Zero Footprint
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Zero Footprint
We absolutely can reduce the ecological footprint of humanity all the way down to zero!
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Rescooped by Daniel LaLiberte from Agriculture and the Natural World
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The giving tree: Agroforests can heal food systems and fight climate change

The giving tree: Agroforests can heal food systems and fight climate change | Zero Footprint | Scoop.it

Growing numbers of farmers are using agroforestry -- integrating tree crops and grazing animals -- to create more resilient soil, a diverse range of foods, and even fight climate change.

 

Shepard calls his approach “restoration agriculture” (that’s also the name of his recently published book), and his hope is to mimic nature as much as possible to produce high-quality crops while restoring the health and fertility of the land.

 

“There are two problems with agriculture — even organic agriculture,” said Shepard recently on the phone. “You are either trying to keep something alive that wants to die, or you are trying to kill something that wants to stay alive.”


Agroforestry — a broad term to describe ways in which forests and forest management are combined with agriculture — is key in understanding Shepard’s system.


Multi-species grazing on silvopasture — the intentional combination of livestock, forage, and trees on grass — now plays an essential part in the operation.


“We’ve generated numbers that show our system is capable of out-yielding corn by 30 percent on calories per acre,” says Shepard. “And as far as nutrition per acre, it’s off the charts. Then throw in the fact that the whole system is perennial — we don’t have any more planting costs, maintenance costs are minimal, no pest or disease control, no [fertilizer] inputs.”


Via Darin Hoagland
Daniel LaLiberte's insight:

Integrating with nature, rather than fighting it, is key to achieving the goal of Zero Footprint.

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Darin Hoagland's curator insight, December 12, 2012 9:14 PM

Agroforestry, agroecology, integrated farming and permaculture all are exibited here in this article about Wendell Berry.  It is amazing how many mutually beneficial ecological interactions a farmer can get when all these things mentioned above - and more -- are being executed.

Darin Hoagland's comment, December 12, 2012 9:19 PM
The Wendell farm reminds me of Joel Salatin's famous Polyface farm. I think its the moveable foraging cages he uses for his pasture animals. http://www.polyfacefarms.com/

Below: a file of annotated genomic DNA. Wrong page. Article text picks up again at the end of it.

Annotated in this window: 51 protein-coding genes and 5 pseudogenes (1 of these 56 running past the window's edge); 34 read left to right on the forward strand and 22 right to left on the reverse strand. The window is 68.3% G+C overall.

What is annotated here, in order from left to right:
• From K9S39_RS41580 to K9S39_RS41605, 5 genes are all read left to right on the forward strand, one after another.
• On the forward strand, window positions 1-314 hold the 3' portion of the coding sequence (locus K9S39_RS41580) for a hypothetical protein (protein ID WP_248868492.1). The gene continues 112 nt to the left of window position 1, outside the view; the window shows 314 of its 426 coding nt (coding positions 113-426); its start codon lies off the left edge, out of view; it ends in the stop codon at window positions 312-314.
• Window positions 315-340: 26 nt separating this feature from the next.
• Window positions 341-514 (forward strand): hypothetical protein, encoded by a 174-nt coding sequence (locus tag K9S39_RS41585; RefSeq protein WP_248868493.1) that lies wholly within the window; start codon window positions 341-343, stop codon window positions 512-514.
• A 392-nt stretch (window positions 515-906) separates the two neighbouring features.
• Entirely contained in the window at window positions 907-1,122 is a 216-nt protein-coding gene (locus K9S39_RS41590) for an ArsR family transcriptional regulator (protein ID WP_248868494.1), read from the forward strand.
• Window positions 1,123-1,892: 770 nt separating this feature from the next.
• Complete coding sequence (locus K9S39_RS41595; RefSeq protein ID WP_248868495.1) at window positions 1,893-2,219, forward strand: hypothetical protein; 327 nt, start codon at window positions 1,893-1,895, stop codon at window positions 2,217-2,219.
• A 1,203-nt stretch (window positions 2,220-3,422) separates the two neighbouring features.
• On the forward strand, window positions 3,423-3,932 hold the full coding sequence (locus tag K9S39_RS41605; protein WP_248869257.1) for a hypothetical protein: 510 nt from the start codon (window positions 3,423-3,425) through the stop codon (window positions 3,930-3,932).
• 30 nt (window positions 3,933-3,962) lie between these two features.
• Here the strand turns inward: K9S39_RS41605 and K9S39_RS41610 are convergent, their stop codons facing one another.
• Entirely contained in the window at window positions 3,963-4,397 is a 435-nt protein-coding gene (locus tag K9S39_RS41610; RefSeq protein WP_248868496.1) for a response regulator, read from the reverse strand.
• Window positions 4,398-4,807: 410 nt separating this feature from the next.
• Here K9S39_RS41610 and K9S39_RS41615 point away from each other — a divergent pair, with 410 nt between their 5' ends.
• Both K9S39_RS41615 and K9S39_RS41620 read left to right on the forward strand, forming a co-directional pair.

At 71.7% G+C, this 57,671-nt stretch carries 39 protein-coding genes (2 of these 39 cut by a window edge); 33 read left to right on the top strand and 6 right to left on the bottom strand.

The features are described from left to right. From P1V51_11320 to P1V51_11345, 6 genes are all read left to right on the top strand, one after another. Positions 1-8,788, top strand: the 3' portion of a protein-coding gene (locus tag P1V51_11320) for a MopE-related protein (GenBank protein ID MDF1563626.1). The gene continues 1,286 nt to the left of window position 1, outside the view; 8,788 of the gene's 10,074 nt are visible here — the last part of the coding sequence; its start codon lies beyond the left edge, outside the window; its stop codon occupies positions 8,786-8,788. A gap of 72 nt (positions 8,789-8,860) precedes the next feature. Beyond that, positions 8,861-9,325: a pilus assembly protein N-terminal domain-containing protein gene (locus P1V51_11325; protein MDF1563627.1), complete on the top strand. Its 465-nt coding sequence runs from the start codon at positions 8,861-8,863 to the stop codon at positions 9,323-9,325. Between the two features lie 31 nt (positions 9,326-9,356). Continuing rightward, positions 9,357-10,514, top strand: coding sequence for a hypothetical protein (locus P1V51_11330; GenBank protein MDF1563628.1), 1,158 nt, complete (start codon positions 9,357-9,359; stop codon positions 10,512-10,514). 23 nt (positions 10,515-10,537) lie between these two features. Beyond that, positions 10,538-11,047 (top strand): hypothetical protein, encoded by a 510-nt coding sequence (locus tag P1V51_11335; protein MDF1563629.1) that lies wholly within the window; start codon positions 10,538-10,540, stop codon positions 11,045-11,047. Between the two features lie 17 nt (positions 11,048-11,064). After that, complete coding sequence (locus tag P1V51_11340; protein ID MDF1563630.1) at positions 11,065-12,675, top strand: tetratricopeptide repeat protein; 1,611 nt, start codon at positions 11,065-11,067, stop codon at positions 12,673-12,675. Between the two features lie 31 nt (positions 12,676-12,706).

Rescooped by Daniel LaLiberte from green infographics
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Feeding the World Sustainably: Agroecology vs. Industrial Agriculture

Feeding the World Sustainably: Agroecology vs. Industrial Agriculture | Zero Footprint | Scoop.it
There are currently 1 billion people in the world today who are hungry. There's also another billion people who over eat unhealthy foods.

 

Food production around the world today is mostly done through industrial agriculture, and by judging current issues with obesity, worldwide food shortages, and the destruction of soil, it may not be the best process. We need to be able to feed our world without destroying it, and finding a more sustainable approach to accomplishing that is becoming more important.

 

The current system contributes to 1/3 of global emissions, is a polluter of our world’s water resources, and is a contributor to health problems. Industrial agriculture relies on mass produced, mechanized labor-saving policies that have pushed people out of rural areas and into cities, consolidating land and resources into fewer hands.

 

Agroecology looks to reduces agriculture’s impact on climate by working within natural systems. This is especially beneficial in rural areas, because the local community a major part of the growing process. The approach can conserve and protect soil and water — through terracing, contour farming, intercropping, and agroforestry — especially beneficial in areas where farmers lack modern irrigation infrastructure, or have farms situated on hillsides and other difficult farming sites.


Via Lauren Moss
Daniel LaLiberte's insight:

Clearly industrial agriculture is not sustainable, and must be replaced entirely with systems that reverse the current damage and restore the balance that used to exist before we messed things up.  We can use plants and animals not only to feed ourselves, but to *improve* the environment for all life on the planet.

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